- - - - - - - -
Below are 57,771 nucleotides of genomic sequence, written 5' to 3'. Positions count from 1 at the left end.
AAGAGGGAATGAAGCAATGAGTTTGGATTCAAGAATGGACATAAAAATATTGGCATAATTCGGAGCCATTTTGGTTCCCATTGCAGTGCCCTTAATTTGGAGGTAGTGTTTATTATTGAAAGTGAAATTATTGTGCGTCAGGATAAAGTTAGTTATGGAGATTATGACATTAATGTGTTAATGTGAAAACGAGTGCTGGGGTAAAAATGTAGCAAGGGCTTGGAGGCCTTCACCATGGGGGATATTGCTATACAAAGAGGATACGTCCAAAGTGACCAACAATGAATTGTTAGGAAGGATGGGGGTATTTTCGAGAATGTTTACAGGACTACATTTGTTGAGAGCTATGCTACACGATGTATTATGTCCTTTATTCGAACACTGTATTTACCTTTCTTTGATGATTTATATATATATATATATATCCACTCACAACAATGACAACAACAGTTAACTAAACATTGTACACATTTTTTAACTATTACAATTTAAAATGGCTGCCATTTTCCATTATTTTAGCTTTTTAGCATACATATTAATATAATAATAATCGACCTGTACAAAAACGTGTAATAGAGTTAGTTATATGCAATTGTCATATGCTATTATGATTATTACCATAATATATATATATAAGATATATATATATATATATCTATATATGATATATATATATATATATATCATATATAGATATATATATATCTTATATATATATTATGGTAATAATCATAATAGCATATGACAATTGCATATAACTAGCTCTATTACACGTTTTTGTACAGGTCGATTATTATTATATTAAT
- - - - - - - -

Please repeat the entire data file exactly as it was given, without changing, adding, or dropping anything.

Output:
Below are 57,771 nucleotides of genomic sequence, written 5' to 3'. Positions count from 1 at the left end.
AAGAGGGAATGAAGCAATGAGTTTGGATTCAAGAATGGACATAAAAATATTGGCATAATTCGGAGCCATTTTGGTTCCCATTGCAGTGCCCTTAATTTGGAGGTAGTGTTTATTATTGAAAGTGAAATTATTGTGCGTCAGGATAAAGTTAGTTATGGAGATTATGACATTAATGTGTTAATGTGAAAACGAGTGCTGGGGTAAAAATGTAGCAAGGGCTTGGAGGCCTTCACCATGGGGGATATTGCTATACAAAGAGGATACGTCCAAAGTGACCAACAATGAATTGTTAGGAAGGATGGGGGTATTTTCGAGAATGTTTACAGGACTACATTTGTTGAGAGCTATGCTACACGATGTATTATGTCCTTTATTCGAACACTGTATTTACCTTTCTTTGATGATTTATATATATATATATATATCCACTCACAACAATGACAACAACAGTTAACTAAACATTGTACACATTTTTTAACTATTACAATTTAAAATGGCTGCCATTTTCCATTATTTTAGCTTTTTAGCATACATATTAATATAATAATAATCGACCTGTACAAAAACGTGTAATAGAGTTAGTTATATGCAATTGTCATATGCTATTATGATTATTACCATAATATATATATATAAGATATATATATATATATATCTATATATGATATATATATATATATATATCATATATAGATATATATATATCTTATATATATATTATGGTAATAATCATAATAGCATATGACAATTGCATATAACTAGCTCTATTACACGTTTTTGTACAGGTCGATTATTATTATATTAAT